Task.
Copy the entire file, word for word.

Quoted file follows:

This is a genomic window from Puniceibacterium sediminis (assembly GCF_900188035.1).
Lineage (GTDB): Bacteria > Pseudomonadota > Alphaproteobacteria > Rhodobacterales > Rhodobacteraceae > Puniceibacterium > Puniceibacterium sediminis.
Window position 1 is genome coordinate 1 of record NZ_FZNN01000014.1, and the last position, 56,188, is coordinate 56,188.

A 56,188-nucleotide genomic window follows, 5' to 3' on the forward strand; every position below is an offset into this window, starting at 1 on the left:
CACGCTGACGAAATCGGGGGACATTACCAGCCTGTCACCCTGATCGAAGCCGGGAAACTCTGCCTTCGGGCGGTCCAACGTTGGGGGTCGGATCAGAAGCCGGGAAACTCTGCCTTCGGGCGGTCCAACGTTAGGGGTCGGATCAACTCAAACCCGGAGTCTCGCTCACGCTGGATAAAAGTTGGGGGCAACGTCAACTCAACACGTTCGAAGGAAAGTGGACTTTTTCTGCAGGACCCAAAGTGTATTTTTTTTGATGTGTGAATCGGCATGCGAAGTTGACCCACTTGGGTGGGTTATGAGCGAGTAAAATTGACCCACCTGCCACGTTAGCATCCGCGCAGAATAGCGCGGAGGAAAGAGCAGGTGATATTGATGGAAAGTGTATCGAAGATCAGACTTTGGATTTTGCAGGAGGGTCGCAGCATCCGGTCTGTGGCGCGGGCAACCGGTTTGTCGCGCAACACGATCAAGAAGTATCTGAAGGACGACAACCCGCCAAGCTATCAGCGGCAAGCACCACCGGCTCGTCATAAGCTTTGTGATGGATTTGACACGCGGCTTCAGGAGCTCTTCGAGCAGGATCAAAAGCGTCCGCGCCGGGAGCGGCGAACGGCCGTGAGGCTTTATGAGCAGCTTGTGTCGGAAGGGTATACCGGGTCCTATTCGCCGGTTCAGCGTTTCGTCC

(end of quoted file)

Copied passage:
This is a genomic window from Puniceibacterium sediminis (assembly GCF_900188035.1).
Lineage (GTDB): Bacteria > Pseudomonadota > Alphaproteobacteria > Rhodobacterales > Rhodobacteraceae > Puniceibacterium > Puniceibacterium sediminis.
Window position 1 is genome coordinate 1 of record NZ_FZNN01000014.1, and the last position, 56,188, is coordinate 56,188.

A 56,188-nucleotide genomic window follows, 5' to 3' on the forward strand; every position below is an offset into this window, starting at 1 on the left:
CACGCTGACGAAATCGGGGGACATTACCAGCCTGTCACCCTGATCGAAGCCGGGAAACTCTGCCTTCGGGCGGTCCAACGTTGGGGGTCGGATCAGAAGCCGGGAAACTCTGCCTTCGGGCGGTCCAACGTTAGGGGTCGGATCAACTCAAACCCGGAGTCTCGCTCACGCTGGATAAAAGTTGGGGGCAACGTCAACTCAACACGTTCGAAGGAAAGTGGACTTTTTCTGCAGGACCCAAAGTGTATTTTTTTTGATGTGTGAATCGGCATGCGAAGTTGACCCACTTGGGTGGGTTATGAGCGAGTAAAATTGACCCACCTGCCACGTTAGCATCCGCGCAGAATAGCGCGGAGGAAAGAGCAGGTGATATTGATGGAAAGTGTATCGAAGATCAGACTTTGGATTTTGCAGGAGGGTCGCAGCATCCGGTCTGTGGCGCGGGCAACCGGTTTGTCGCGCAACACGATCAAGAAGTATCTGAAGGACGACAACCCGCCAAGCTATCAGCGGCAAGCACCACCGGCTCGTCATAAGCTTTGTGATGGATTTGACACGCGGCTTCAGGAGCTCTTCGAGCAGGATCAAAAGCGTCCGCGCCGGGAGCGGCGAACGGCCGTGAGGCTTTATGAGCAGCTTGTGTCGGAAGGGTATACCGGGTCCTATTCGCCGGTTCAGCGTTTCGTCC